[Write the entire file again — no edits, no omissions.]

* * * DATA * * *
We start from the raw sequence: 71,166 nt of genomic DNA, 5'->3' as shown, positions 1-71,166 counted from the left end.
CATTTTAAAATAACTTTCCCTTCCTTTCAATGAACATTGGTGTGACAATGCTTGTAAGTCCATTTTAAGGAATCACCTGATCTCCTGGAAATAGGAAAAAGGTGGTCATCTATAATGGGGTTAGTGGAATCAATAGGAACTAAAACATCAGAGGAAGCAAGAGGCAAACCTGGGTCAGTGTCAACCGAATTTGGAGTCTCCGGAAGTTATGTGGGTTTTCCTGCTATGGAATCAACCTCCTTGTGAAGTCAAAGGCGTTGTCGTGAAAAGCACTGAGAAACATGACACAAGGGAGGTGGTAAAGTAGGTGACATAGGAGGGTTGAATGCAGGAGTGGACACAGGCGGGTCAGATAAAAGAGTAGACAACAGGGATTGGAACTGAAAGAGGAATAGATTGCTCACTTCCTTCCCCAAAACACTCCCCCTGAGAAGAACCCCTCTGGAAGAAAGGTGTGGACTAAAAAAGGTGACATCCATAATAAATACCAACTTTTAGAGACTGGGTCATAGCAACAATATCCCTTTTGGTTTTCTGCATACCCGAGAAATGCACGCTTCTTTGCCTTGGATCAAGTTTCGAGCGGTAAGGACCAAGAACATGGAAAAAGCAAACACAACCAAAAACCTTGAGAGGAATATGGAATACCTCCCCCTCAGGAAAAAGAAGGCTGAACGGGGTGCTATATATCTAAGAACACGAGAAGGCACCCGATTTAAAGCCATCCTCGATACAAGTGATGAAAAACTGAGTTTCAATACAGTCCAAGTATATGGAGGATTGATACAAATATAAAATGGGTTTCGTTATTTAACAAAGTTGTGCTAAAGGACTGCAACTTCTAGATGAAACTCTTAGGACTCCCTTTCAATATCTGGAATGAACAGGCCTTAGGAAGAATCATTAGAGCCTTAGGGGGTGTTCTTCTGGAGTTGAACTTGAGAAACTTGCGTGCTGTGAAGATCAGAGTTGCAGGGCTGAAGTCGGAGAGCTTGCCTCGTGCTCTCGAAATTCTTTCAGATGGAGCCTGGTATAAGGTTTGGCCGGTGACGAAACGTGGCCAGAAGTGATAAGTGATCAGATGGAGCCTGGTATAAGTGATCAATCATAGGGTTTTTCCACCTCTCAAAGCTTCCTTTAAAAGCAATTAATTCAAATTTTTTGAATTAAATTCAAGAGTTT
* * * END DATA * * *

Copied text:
We start from the raw sequence: 71,166 nt of genomic DNA, 5'->3' as shown, positions 1-71,166 counted from the left end.
CATTTTAAAATAACTTTCCCTTCCTTTCAATGAACATTGGTGTGACAATGCTTGTAAGTCCATTTTAAGGAATCACCTGATCTCCTGGAAATAGGAAAAAGGTGGTCATCTATAATGGGGTTAGTGGAATCAATAGGAACTAAAACATCAGAGGAAGCAAGAGGCAAACCTGGGTCAGTGTCAACCGAATTTGGAGTCTCCGGAAGTTATGTGGGTTTTCCTGCTATGGAATCAACCTCCTTGTGAAGTCAAAGGCGTTGTCGTGAAAAGCACTGAGAAACATGACACAAGGGAGGTGGTAAAGTAGGTGACATAGGAGGGTTGAATGCAGGAGTGGACACAGGCGGGTCAGATAAAAGAGTAGACAACAGGGATTGGAACTGAAAGAGGAATAGATTGCTCACTTCCTTCCCCAAAACACTCCCCCTGAGAAGAACCCCTCTGGAAGAAAGGTGTGGACTAAAAAAGGTGACATCCATAATAAATACCAACTTTTAGAGACTGGGTCATAGCAACAATATCCCTTTTGGTTTTCTGCATACCCGAGAAATGCACGCTTCTTTGCCTTGGATCAAGTTTCGAGCGGTAAGGACCAAGAACATGGAAAAAGCAAACACAACCAAAAACCTTGAGAGGAATATGGAATACCTCCCCCTCAGGAAAAAGAAGGCTGAACGGGGTGCTATATATCTAAGAACACGAGAAGGCACCCGATTTAAAGCCATCCTCGATACAAGTGATGAAAAACTGAGTTTCAATACAGTCCAAGTATATGGAGGATTGATACAAATATAAAATGGGTTTCGTTATTTAACAAAGTTGTGCTAAAGGACTGCAACTTCTAGATGAAACTCTTAGGACTCCCTTTCAATATCTGGAATGAACAGGCCTTAGGAAGAATCATTAGAGCCTTAGGGGGTGTTCTTCTGGAGTTGAACTTGAGAAACTTGCGTGCTGTGAAGATCAGAGTTGCAGGGCTGAAGTCGGAGAGCTTGCCTCGTGCTCTCGAAATTCTTTCAGATGGAGCCTGGTATAAGGTTTGGCCGGTGACGAAACGTGGCCAGAAGTGATAAGTGATCAGATGGAGCCTGGTATAAGTGATCAATCATAGGGTTTTTCCACCTCTCAAAGCTTCCTTTAAAAGCAATTAATTCAAATTTTTTGAATTAAATTCAAGAGTTT